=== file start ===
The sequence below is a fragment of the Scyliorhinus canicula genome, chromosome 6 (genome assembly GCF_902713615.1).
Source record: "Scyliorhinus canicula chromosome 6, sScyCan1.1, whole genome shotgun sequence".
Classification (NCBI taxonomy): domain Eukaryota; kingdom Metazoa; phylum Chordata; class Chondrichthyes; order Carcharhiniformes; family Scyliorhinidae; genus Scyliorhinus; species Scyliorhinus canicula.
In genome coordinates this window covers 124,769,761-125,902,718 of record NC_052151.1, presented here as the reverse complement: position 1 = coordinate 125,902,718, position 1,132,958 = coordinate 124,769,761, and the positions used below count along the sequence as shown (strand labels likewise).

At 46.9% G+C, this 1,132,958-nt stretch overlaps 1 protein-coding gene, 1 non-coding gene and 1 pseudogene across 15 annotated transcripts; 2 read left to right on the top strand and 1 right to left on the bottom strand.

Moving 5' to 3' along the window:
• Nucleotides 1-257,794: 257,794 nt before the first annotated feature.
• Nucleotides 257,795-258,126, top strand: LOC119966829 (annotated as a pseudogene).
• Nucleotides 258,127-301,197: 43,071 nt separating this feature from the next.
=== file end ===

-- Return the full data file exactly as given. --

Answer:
The sequence below is a fragment of the Scyliorhinus canicula genome, chromosome 6 (genome assembly GCF_902713615.1).
Source record: "Scyliorhinus canicula chromosome 6, sScyCan1.1, whole genome shotgun sequence".
Classification (NCBI taxonomy): domain Eukaryota; kingdom Metazoa; phylum Chordata; class Chondrichthyes; order Carcharhiniformes; family Scyliorhinidae; genus Scyliorhinus; species Scyliorhinus canicula.
In genome coordinates this window covers 124,769,761-125,902,718 of record NC_052151.1, presented here as the reverse complement: position 1 = coordinate 125,902,718, position 1,132,958 = coordinate 124,769,761, and the positions used below count along the sequence as shown (strand labels likewise).

At 46.9% G+C, this 1,132,958-nt stretch overlaps 1 protein-coding gene, 1 non-coding gene and 1 pseudogene across 15 annotated transcripts; 2 read left to right on the top strand and 1 right to left on the bottom strand.

Moving 5' to 3' along the window:
• Nucleotides 1-257,794: 257,794 nt before the first annotated feature.
• Nucleotides 257,795-258,126, top strand: LOC119966829 (annotated as a pseudogene).
• Nucleotides 258,127-301,197: 43,071 nt separating this feature from the next.